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  4. I know how to sew and know some of the basics, but I don't understand basing. And I have no idea what zipper footing is. So I think I need to get s sewing for dummies book before I get more involved. LOL!

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  5. I freely admit to be a sewing snob. very few of my hems are topstitched. Hand sewing is common. There's no such thing as an unfinished seam. Buttonholes are almost always (I don't always manage perfect) evenly spaced and the same size. My grandmother was a professional seamstress and taught my mom and me well...

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  6. I think most sewers have fallen into the trap of wanting to finish projects at the cost of truly taking time to attend to small details. I know I sometimes get caught up in the urge to rush by all the amazing things I see other sewers cranking out--I feel like such a tortoise in comparison! I kind of suffer from the opposite problem though: I can get so stuck on having things done "just so" that often that will inhibit me finishing a project, or add time to something that I could have used a different (and easier--but not sloppy) technique on. I suffer from a perfectionist streak a mile wide, and while it sometimes works in my favor, it's also horribly crippling with larger sewing projects! :p (Restarting a winter coat from entirely new fabric, anyone?!)

    I just want to say too that I really appreciate your honesty in this post. :) It makes me feel that I'm not alone with all my little sewing missteps and hang ups! lol.

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  7. I'm a former professional. I've made custom designed bridal/evening wear. I've made completely handsewn Elizabethan suits and gowns. I left that profession nearly 15 years ago. When I sew for others, my attention to detail is over the top, but I tend to skip it when sewing for myself. All the handsewing in my 20s left me with carpal tunnel and arthritis at an early age. I don't do any handsewing now, if I can avoid it.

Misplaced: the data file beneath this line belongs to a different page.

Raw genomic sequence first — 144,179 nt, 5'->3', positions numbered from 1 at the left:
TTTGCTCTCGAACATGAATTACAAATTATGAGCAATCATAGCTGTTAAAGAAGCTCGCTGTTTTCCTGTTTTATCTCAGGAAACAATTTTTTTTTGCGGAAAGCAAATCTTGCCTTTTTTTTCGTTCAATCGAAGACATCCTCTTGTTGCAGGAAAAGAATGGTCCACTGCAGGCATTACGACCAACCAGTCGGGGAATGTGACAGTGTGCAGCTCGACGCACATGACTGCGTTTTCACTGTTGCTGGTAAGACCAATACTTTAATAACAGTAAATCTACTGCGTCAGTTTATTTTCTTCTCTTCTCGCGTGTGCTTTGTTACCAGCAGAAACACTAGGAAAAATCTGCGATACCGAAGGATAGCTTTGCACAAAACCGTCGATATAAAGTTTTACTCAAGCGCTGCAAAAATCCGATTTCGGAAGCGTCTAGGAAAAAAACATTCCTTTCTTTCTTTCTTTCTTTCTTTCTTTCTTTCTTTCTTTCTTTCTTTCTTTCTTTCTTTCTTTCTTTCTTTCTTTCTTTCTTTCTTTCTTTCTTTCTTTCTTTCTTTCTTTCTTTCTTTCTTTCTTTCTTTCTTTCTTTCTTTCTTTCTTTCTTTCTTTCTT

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  8. I had to improve the quality of my work, I had no choice, since it is my field of work! But when sewing for myself, I did still tend to skip stuff for a long time. It is only now that I am appreciating the PROCESS of sewing. Great little essay you wrote.

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  9. I'm a totally self taught sewer, but I started by altering vintage clothing of mine over 20 years ago, so I've always done a lot of handsewing. I can't believe it now but I remember back then sewing sequins all over a 50s circle skirt that had got damaged, wow! So I guess when I turned to 'proper' sewing I just went with the flow. However I am no expert and when I alter patterns for myself I so rarely put time and effort into it this is something that needs to change as so often I end up with badly fitted garments because I haven't taken the time and just want the project finished!

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  10. Quality, as much as possible.

    For one, I don't have time to get a lot of projects done whether I do them well or do them poorly, so I might as well do them well. I'm also fussy enough by nature that things like raveled seam allowances drive me insane (the skirt I'm wearing right now is an early project that does not have finished seams. It bugs me every time I see it). I flubbed a couple of early projects out of sheer ignorance--I had no idea that pattern instructions actually told you how much seam allowance to use; I thought you just sewed to the edge of the sewing machine foot!--but, luckily, my third or so garment in called for topstitching. Topstitching looked awesome and was the gateway detail that made me go back and figure out what else I could do to make things look better and last better.

    I hand-sew lots of stuff and I'm a total convert to basting (I'm planning to make myself a sampler: "Haste makes waste--take time to baste!"). Time spent basting is almost always saved later when you don't have to rip out, realign, and re-sew stuff that couldn't really be held in place well enough with pins. Anyone who loves rick-rack like I love rick-rack must baste to do it right.

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  11. I do like a bit of handsewn finishing but I am also super impatient to make garments and almost never put in enough time on them.